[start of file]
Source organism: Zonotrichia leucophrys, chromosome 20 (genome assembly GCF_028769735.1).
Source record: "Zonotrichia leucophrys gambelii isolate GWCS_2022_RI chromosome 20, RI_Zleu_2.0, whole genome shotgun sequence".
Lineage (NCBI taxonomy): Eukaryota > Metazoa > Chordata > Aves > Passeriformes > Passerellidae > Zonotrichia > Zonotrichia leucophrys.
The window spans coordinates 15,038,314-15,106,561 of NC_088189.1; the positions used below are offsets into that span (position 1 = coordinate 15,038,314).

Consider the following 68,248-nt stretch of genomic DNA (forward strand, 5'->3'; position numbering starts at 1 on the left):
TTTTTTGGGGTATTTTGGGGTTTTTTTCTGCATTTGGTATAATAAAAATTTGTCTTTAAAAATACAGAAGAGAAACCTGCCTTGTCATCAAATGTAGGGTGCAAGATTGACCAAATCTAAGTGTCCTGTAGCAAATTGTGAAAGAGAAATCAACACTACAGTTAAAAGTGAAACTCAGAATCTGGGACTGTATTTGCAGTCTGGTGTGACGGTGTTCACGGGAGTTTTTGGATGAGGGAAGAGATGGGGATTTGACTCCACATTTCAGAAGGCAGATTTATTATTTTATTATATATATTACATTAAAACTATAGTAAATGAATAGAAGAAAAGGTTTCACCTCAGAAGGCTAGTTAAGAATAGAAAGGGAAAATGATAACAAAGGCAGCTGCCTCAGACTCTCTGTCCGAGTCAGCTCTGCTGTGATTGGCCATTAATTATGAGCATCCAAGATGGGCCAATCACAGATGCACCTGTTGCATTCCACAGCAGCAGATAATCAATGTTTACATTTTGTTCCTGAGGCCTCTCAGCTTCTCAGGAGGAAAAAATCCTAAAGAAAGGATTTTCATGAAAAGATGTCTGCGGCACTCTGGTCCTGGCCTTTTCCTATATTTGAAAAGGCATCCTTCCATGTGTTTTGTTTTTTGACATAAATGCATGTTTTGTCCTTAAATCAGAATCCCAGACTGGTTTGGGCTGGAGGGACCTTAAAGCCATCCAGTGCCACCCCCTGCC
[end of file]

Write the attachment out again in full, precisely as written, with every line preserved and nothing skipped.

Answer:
Source organism: Zonotrichia leucophrys, chromosome 20 (genome assembly GCF_028769735.1).
Source record: "Zonotrichia leucophrys gambelii isolate GWCS_2022_RI chromosome 20, RI_Zleu_2.0, whole genome shotgun sequence".
Lineage (NCBI taxonomy): Eukaryota > Metazoa > Chordata > Aves > Passeriformes > Passerellidae > Zonotrichia > Zonotrichia leucophrys.
The window spans coordinates 15,038,314-15,106,561 of NC_088189.1; the positions used below are offsets into that span (position 1 = coordinate 15,038,314).

Consider the following 68,248-nt stretch of genomic DNA (forward strand, 5'->3'; position numbering starts at 1 on the left):
TTTTTTGGGGTATTTTGGGGTTTTTTTCTGCATTTGGTATAATAAAAATTTGTCTTTAAAAATACAGAAGAGAAACCTGCCTTGTCATCAAATGTAGGGTGCAAGATTGACCAAATCTAAGTGTCCTGTAGCAAATTGTGAAAGAGAAATCAACACTACAGTTAAAAGTGAAACTCAGAATCTGGGACTGTATTTGCAGTCTGGTGTGACGGTGTTCACGGGAGTTTTTGGATGAGGGAAGAGATGGGGATTTGACTCCACATTTCAGAAGGCAGATTTATTATTTTATTATATATATTACATTAAAACTATAGTAAATGAATAGAAGAAAAGGTTTCACCTCAGAAGGCTAGTTAAGAATAGAAAGGGAAAATGATAACAAAGGCAGCTGCCTCAGACTCTCTGTCCGAGTCAGCTCTGCTGTGATTGGCCATTAATTATGAGCATCCAAGATGGGCCAATCACAGATGCACCTGTTGCATTCCACAGCAGCAGATAATCAATGTTTACATTTTGTTCCTGAGGCCTCTCAGCTTCTCAGGAGGAAAAAATCCTAAAGAAAGGATTTTCATGAAAAGATGTCTGCGGCACTCTGGTCCTGGCCTTTTCCTATATTTGAAAAGGCATCCTTCCATGTGTTTTGTTTTTTGACATAAATGCATGTTTTGTCCTTAAATCAGAATCCCAGACTGGTTTGGGCTGGAGGGACCTTAAAGCCATCCAGTGCCACCCCCTGCC